While city voters will get to vote on rent control, deferred rent and mortgages in the hands of the state lawmakers
News that a rent control initiative sought by tenants’ advocates has been revived is setting up a brawl at the ballot box to shape the future of housing in Sacramento for decades. But for many tenants forced into unemployment by the pandemic, there is a more immediate threat of evictions.
With temporary protections set to expire as soon as the end of the month, and with no executive action thus far from Gov. Gavin Newsom, the fate of hundreds of thousands of California renters now rests in the hands of the Legislature. San Francisco Assemblyman David Chiu is battling to get a last-ditch bill passed that would give tenants and landlords a year to get their feet back under them.
But is it too late?
Help on the way?
On Monday, Sacramento Mayor Darrell Steinberg and City Council members announced a new plan to spend $62 million of state and federal dollars on homelessness and housing, including a $5 million rental assistance program that the council will vote on Tuesday.
Much of the money, however, is to help people who are already homeless, including 1,100 placed into motels through Project Room Key.
“A significant portion of this money is going to make motels permanent housing,” Steinberg said at a press conference at a Sprung shelter in Meadowview scheduled to open in early September as a navigation center for homeless women.
“We will remain fiercely committed to making this unacceptable situation better,” he added. “Thousands of people indoors. Thousands of people avoiding homelessness.”
The mayor said that some of the regional housing vouchers will also be used to getting the Project Room Key cohort into long-term housing. City officials stressed again that some of the CARES Act funding is being put into a landlord recruitment program for its overall housing voucher program, formerly known as Section 8.
Still, without further action by the Legislature, the eviction moratorium for residential units in Sacramento would end Sept. 30. If that happens, renters would still have until Jan. 28, 2021 to pay back rent and avoid eviction.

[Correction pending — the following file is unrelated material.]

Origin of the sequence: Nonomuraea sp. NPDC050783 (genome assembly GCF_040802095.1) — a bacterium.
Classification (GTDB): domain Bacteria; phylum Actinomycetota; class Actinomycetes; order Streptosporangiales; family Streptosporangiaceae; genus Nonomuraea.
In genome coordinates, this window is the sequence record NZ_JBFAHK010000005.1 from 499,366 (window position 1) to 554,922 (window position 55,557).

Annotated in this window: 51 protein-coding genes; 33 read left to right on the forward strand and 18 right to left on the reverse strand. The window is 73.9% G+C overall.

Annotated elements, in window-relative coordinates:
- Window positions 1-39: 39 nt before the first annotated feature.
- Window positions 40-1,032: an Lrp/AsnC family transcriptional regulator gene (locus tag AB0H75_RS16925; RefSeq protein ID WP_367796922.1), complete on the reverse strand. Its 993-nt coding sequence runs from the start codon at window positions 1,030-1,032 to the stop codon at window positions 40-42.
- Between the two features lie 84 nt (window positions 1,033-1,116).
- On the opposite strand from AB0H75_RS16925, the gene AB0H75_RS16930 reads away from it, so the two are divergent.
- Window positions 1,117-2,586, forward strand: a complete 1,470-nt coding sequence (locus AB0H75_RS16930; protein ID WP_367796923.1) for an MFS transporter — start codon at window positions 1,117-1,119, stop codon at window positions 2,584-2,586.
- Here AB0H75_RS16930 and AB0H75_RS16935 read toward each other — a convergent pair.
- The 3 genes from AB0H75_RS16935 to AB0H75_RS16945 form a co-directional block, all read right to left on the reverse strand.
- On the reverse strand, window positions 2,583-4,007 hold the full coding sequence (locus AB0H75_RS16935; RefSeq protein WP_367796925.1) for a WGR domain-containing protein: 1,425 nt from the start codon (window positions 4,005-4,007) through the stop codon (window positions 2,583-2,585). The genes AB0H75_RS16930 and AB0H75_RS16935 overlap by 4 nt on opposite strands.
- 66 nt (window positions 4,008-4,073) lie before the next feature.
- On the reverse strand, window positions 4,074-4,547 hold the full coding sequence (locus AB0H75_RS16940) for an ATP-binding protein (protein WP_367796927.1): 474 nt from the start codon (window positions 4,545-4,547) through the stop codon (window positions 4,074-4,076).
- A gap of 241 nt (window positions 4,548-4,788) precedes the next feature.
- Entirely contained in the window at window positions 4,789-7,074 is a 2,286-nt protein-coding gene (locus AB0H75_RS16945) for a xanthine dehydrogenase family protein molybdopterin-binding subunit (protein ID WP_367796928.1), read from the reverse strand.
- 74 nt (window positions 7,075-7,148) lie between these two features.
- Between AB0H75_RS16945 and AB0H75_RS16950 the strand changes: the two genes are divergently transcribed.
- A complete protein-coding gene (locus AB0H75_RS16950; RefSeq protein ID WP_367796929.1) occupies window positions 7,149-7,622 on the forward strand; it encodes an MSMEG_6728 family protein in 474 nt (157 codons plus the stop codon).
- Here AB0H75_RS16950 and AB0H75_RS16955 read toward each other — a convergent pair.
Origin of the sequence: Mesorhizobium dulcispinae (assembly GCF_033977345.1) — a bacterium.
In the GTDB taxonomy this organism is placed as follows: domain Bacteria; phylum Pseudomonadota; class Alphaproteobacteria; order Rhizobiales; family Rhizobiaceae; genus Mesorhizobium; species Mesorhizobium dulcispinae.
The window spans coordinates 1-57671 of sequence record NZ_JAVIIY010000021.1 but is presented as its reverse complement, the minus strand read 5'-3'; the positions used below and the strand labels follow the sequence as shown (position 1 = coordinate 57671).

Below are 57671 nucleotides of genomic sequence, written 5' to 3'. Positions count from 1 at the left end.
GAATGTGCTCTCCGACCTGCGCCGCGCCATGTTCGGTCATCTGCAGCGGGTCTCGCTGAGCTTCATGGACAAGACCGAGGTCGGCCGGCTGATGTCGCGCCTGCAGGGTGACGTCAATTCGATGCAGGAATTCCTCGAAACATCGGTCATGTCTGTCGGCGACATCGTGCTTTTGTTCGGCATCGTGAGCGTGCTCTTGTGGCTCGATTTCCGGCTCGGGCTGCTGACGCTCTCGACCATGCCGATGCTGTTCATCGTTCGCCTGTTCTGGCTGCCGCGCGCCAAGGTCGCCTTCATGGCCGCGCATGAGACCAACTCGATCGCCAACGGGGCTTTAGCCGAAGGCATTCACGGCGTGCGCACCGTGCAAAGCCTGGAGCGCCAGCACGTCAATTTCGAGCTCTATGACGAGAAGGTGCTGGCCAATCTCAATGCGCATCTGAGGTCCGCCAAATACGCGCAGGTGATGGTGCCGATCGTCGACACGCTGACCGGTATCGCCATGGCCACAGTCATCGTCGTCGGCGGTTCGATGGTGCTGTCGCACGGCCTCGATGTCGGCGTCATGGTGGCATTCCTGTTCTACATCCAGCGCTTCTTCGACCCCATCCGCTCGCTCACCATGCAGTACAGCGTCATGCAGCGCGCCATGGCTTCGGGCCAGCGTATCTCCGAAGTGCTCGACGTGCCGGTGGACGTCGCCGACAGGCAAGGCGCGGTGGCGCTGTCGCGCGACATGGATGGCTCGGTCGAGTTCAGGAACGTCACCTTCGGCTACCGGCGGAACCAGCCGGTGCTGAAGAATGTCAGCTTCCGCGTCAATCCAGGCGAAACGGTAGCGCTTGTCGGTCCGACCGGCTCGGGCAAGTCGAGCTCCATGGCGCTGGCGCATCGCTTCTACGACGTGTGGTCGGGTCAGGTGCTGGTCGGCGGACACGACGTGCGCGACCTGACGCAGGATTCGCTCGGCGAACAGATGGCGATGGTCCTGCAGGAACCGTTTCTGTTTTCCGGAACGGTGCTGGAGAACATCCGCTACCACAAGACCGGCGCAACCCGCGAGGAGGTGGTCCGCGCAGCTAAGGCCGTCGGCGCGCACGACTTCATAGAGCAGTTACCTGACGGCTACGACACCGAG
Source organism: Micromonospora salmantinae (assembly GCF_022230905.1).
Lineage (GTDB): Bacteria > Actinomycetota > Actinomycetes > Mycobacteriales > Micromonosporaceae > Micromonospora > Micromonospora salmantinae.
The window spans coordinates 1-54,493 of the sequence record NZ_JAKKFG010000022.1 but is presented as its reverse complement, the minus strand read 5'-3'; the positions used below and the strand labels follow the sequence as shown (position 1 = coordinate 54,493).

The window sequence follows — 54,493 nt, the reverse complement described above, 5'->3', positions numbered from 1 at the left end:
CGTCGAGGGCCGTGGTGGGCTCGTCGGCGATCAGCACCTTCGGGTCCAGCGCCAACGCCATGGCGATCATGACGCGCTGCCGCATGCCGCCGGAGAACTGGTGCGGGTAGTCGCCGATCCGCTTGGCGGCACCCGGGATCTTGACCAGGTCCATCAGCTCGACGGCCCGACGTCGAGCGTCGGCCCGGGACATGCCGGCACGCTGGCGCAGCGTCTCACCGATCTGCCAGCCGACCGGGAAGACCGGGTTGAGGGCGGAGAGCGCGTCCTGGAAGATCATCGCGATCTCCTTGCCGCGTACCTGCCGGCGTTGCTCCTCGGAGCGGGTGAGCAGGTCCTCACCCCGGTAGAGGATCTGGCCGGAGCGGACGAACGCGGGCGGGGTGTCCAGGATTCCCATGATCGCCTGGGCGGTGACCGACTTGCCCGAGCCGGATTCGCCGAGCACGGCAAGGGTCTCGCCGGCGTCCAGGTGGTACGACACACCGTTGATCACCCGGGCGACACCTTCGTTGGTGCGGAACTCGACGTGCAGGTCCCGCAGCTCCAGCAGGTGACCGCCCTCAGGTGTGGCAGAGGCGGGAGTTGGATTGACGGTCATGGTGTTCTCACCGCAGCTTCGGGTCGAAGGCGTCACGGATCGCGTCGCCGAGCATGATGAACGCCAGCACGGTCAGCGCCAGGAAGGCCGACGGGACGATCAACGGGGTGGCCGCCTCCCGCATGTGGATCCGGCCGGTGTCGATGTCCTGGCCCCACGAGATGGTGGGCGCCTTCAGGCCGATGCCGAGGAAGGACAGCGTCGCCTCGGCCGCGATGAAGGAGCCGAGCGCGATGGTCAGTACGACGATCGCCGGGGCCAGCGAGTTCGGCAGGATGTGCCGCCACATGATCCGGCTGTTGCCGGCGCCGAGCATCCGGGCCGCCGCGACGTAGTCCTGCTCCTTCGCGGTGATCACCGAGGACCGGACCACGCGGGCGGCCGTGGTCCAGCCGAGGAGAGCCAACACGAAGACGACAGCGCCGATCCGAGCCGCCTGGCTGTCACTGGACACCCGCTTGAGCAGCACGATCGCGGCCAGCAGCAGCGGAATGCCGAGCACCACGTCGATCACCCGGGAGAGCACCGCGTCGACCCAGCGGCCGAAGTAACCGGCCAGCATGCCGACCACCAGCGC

If any member of the state Assembly has a reputation for standing up for renters during the housing crisis, it’s David Chiu of San Francisco. So, it’s not surprising to tenant advocates that he has stepped into what many describe as a leadership vacuum on the issue during COVID-19, after Newsom decided to punt the responsibility of warding off evictions to local officials.
Chiu has authored Assembly Bill 1436 to protect Californians from eviction for non-payment of rent for at least a year after the state of emergency is lifted. It would also grant struggling property owners help on their mortgages.
Shanti Singh, communitcations coordinator for the statewide group Tenants Together, said lessons from 2008 financial meltdown have convinced most housing advocates that relief for small landlords is important. During the Great Recession, hundreds of homes in the region that were lost to foreclosure were then bought up by the private equity firm Blackstone Group, which is now the second largest property owner in Sacramento County, behind only the county government itself. As a corporate landlord controlling thousands of single-family rental homes, Blackstone has been repeatedly accused of property neglect and price gouging.
“When the tenant movement demands that we cancel rent, we’re also demanding that we cancel mortgages, because we understand that those things go hand in hand right now,” Singh said.
“The last thing we want is a repeat of the scenario where a lot of small property owners go under and then their properties are acquired by Wall Street, which is what happened to so many single-family homes the last time around. That is absolutely a nightmare scenario for us.”
The holistic approach of AB 1436 has drawn the support from the mayors of Los Angeles, San Francisco, Long Beach, San Jose, Oakland, Riverside, Santa Ana, Stockton, as well as Steinberg. “Without protections in place, hundreds of thousands of renters are at risk of eviction and homelessness,” the mayors wrote in a joint letter last week.
One person who has yet to vocally champion AB 1436 is Newsom, though he dedicated some 28 minutes of a recent press conference to acknowledging widespread concerns about evictions. Without mentioning Chiu’s efforts directly, Newsom repeatedly remarked on an executive order he signed early in the pandemic that supported local governments’ ability to pass their own emergency eviction protections. That order has been viewed as a hollow gesture by many housing advocates.
“We believe he has the legal authority to do more,” Singh said. “A lot of people are not protected because Gov. Newsom deferred to the municipalities. Now, in most places, a statewide solution is the only hope,”
“Legislature has had chances to pass something. I don’t know if leaders thought we’d be out of the pandemic by now, or there wouldn’t be a second spike, but if AB 1436 doesn’t pass, then we’re truly in a crisis situation,” Singh added. “This is really a last-ditch effort.”